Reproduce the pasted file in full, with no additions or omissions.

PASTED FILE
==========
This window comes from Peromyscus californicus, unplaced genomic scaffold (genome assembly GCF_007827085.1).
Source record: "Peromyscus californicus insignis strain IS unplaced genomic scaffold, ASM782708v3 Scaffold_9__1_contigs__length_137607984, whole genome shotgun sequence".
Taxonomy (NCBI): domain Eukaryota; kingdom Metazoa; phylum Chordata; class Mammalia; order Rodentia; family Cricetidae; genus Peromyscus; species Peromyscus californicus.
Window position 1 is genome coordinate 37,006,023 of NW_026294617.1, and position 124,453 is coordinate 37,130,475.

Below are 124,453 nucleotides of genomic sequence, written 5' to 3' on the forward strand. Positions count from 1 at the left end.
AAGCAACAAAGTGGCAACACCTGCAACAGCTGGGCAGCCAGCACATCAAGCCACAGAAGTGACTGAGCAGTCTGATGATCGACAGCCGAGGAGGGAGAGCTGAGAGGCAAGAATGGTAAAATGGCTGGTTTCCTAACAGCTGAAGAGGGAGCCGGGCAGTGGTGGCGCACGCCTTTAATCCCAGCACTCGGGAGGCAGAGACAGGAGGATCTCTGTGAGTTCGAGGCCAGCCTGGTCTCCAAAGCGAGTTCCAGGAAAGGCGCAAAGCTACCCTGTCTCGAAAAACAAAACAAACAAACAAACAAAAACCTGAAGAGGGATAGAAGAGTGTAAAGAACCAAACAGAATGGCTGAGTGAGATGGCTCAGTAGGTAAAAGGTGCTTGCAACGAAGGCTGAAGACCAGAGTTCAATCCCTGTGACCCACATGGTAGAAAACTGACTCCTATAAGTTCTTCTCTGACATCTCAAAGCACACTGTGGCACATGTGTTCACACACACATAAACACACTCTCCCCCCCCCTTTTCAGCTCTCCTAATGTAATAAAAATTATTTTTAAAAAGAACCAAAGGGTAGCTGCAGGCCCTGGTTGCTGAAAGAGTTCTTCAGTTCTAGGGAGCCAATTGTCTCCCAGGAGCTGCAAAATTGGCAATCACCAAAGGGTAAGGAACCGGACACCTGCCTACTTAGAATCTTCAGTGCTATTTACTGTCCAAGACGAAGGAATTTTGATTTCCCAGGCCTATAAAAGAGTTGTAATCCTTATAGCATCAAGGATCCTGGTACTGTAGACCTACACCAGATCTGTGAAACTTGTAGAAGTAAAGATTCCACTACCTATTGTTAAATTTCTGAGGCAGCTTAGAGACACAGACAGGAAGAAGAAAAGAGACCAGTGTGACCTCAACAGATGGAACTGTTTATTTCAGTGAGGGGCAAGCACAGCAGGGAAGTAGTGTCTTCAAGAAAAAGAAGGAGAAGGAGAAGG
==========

This window comes from Peromyscus californicus, unplaced genomic scaffold (genome assembly GCF_007827085.1).
Source record: "Peromyscus californicus insignis strain IS unplaced genomic scaffold, ASM782708v3 Scaffold_9__1_contigs__length_137607984, whole genome shotgun sequence".
Taxonomy (NCBI): domain Eukaryota; kingdom Metazoa; phylum Chordata; class Mammalia; order Rodentia; family Cricetidae; genus Peromyscus; species Peromyscus californicus.
Window position 1 is genome coordinate 37,006,023 of NW_026294617.1, and position 124,453 is coordinate 37,130,475.

Below are 124,453 nucleotides of genomic sequence, written 5' to 3' on the forward strand. Positions count from 1 at the left end.
AAGCAACAAAGTGGCAACACCTGCAACAGCTGGGCAGCCAGCACATCAAGCCACAGAAGTGACTGAGCAGTCTGATGATCGACAGCCGAGGAGGGAGAGCTGAGAGGCAAGAATGGTAAAATGGCTGGTTTCCTAACAGCTGAAGAGGGAGCCGGGCAGTGGTGGCGCACGCCTTTAATCCCAGCACTCGGGAGGCAGAGACAGGAGGATCTCTGTGAGTTCGAGGCCAGCCTGGTCTCCAAAGCGAGTTCCAGGAAAGGCGCAAAGCTACCCTGTCTCGAAAAACAAAACAAACAAACAAACAAAAACCTGAAGAGGGATAGAAGAGTGTAAAGAACCAAACAGAATGGCTGAGTGAGATGGCTCAGTAGGTAAAAGGTGCTTGCAACGAAGGCTGAAGACCAGAGTTCAATCCCTGTGACCCACATGGTAGAAAACTGACTCCTATAAGTTCTTCTCTGACATCTCAAAGCACACTGTGGCACATGTGTTCACACACACATAAACACACTCTCCCCCCCCCTTTTCAGCTCTCCTAATGTAATAAAAATTATTTTTAAAAAGAACCAAAGGGTAGCTGCAGGCCCTGGTTGCTGAAAGAGTTCTTCAGTTCTAGGGAGCCAATTGTCTCCCAGGAGCTGCAAAATTGGCAATCACCAAAGGGTAAGGAACCGGACACCTGCCTACTTAGAATCTTCAGTGCTATTTACTGTCCAAGACGAAGGAATTTTGATTTCCCAGGCCTATAAAAGAGTTGTAATCCTTATAGCATCAAGGATCCTGGTACTGTAGACCTACACCAGATCTGTGAAACTTGTAGAAGTAAAGATTCCACTACCTATTGTTAAATTTCTGAGGCAGCTTAGAGACACAGACAGGAAGAAGAAAAGAGACCAGTGTGACCTCAACAGATGGAACTGTTTATTTCAGTGAGGGGCAAGCACAGCAGGGAAGTAGTGTCTTCAAGAAAAAGAAGGAGAAGGAGAAGG